What makes a heroine really rock? Does she have to really rock? I mean, wouldn't we rather be able to fit ourselves into a bland little body and ordinary life so that it's easier to go along for the ride?
I thought about this last night while still basking in my Post-NaNo glow. I was imagining that I would get up this morning, tidy things up, and send my novel off to be published (no query, agent, editor, or any of that malarkey needed). Then I'd start spending the six figure advance I'll get for my next best-seller, which features a fairly strong heroine who has to learn to admit a couple of weaknesses to find her HEA.
I was also wandering back and forth between Smilla's Sense of Snow
Okay. Brief reviews here:
Smilla: Good book, mediocre movie. Julia Ormond spent the whole movie walking around looking pretty and miserable. And okay, she was miserable. But she made me miserable, too, and by the time she finally decided to get busy with Gabriel Byrne, I was like, "Run, Gabe, Run! She's cute but she's gonna bring you down!"
Gabriel Byrne, however, was pretty hot as the somewhat backwards neighbor/hero. Again...the book was better.
Not a big Demi Moore fan. I hated her when she had big hair on General Hospital, and then when she married my boyfriend Bruce Willis, I really hated her. Naming a kid Rumer? That was the end. And she spends most of this movie delivering her lines with this dorky half smile that makes me wonder if she knew how bad she was and was trying not to laugh. BUT! It was all worth it, because, as she reluctantly led her team through SERE training, she got to beat the hell out of Viggo Mortensen (with her hands tied behind her back, no less) and deliver that most excellent line, in which she tells Master Chief Viggo to put her male appendage where his mouth is. Which totally rocks the whole movie.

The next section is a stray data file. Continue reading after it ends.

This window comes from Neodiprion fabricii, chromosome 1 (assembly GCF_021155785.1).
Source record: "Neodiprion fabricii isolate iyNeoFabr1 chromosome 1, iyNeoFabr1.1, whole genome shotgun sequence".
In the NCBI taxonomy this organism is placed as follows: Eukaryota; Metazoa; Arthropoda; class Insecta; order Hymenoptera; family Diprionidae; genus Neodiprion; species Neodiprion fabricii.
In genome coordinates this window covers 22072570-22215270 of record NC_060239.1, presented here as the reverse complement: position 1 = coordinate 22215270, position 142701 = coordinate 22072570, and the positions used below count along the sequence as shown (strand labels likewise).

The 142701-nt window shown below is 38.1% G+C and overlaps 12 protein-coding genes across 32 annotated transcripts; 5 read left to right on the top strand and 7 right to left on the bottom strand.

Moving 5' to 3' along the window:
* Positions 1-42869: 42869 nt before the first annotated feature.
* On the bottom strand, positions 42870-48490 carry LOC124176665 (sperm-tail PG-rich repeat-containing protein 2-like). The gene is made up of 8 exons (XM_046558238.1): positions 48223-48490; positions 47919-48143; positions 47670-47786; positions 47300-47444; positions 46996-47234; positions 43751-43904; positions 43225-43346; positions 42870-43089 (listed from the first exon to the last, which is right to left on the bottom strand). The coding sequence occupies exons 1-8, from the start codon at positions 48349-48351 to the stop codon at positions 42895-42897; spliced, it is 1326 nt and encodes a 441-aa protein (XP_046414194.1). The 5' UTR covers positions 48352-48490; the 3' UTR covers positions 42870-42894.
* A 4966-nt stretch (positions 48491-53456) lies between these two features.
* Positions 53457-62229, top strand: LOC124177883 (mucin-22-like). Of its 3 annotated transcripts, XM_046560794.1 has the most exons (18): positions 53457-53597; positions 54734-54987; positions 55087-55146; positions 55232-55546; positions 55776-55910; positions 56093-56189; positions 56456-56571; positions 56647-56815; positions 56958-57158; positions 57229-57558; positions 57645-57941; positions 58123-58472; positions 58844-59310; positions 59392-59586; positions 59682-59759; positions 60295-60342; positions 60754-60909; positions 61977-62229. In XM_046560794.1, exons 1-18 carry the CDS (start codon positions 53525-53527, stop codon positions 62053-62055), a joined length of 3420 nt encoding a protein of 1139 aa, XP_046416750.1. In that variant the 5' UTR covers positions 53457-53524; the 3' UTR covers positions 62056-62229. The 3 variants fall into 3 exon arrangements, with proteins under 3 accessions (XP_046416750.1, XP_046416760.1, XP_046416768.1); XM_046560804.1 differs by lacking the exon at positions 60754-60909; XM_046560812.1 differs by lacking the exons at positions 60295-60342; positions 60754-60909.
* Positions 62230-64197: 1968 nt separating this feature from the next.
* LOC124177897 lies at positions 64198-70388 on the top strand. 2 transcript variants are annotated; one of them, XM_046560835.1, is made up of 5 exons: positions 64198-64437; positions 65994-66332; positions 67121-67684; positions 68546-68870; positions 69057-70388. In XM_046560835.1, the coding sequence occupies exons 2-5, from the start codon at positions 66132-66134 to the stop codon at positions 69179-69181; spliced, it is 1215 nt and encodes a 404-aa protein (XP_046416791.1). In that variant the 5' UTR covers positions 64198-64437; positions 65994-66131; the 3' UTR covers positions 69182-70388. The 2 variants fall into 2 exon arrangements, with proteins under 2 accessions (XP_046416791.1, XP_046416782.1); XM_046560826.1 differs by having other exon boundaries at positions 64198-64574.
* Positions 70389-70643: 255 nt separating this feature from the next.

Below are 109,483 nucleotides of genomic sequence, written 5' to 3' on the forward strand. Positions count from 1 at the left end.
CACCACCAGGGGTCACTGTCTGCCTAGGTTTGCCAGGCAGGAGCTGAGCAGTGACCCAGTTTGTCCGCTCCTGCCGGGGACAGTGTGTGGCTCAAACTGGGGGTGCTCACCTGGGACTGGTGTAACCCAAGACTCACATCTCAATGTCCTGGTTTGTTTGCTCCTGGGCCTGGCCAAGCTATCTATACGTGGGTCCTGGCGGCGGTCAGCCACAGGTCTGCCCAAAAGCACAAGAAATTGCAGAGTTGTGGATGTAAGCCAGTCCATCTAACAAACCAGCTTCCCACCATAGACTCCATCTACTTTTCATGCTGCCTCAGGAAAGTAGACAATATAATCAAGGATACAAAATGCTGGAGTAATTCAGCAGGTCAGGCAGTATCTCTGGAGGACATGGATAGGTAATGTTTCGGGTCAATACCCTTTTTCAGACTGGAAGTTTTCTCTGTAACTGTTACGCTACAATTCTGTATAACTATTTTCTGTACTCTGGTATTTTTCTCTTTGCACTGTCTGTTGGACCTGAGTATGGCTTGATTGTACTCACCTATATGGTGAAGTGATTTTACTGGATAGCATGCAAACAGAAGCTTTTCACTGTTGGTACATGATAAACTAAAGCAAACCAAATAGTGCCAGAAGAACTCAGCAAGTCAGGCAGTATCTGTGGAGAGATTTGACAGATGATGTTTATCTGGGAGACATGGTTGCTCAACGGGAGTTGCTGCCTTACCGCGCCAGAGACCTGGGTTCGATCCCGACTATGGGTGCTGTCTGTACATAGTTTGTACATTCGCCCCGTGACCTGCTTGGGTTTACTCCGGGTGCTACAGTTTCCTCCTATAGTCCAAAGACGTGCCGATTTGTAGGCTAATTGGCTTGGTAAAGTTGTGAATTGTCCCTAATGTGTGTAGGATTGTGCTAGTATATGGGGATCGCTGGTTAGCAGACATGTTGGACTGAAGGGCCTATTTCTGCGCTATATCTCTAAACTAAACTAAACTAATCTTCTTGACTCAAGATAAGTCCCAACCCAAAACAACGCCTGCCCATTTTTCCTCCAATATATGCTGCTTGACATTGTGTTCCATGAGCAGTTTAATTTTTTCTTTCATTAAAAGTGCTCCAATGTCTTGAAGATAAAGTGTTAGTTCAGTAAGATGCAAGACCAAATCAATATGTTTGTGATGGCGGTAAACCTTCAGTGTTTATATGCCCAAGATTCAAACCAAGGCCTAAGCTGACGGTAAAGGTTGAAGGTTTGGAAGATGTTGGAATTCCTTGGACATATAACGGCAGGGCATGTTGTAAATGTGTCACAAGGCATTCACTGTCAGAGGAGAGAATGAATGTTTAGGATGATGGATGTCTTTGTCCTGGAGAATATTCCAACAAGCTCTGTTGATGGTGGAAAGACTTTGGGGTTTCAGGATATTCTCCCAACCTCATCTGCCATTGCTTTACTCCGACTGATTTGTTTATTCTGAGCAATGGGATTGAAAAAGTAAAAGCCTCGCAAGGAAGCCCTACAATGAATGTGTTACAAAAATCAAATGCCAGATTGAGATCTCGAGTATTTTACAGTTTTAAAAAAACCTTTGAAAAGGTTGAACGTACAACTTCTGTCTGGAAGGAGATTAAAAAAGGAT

( how 'bout that mustache!?)
The politics of women in combat, ehh. I'm Switzerland. And the movie dates itself when Demi must defend herself against allegations of homosexual fraternization (she gets all defensive and says her "good name" is being destroyed--I am NOT Switzerland on the issue of DADT, but whatever).
Anyway. I'm all about a strong female character, but only if she has to find her strength and deal with character flaws. Didn't see Smilla cheer up, but then I kind of bailed on the movie before the credits rolled because the "S$^# My D*#@" scene was coming in G.I.Jane. And G.I. Jane? I don't know. She was strong to begin with, had alot of attitude, she worked out alot, got stronger, got more attitude. Ehh.
Anyway, the comment lines are open here. What makes a strong heroine believable? What cracks does she need to have that let us move into her skin?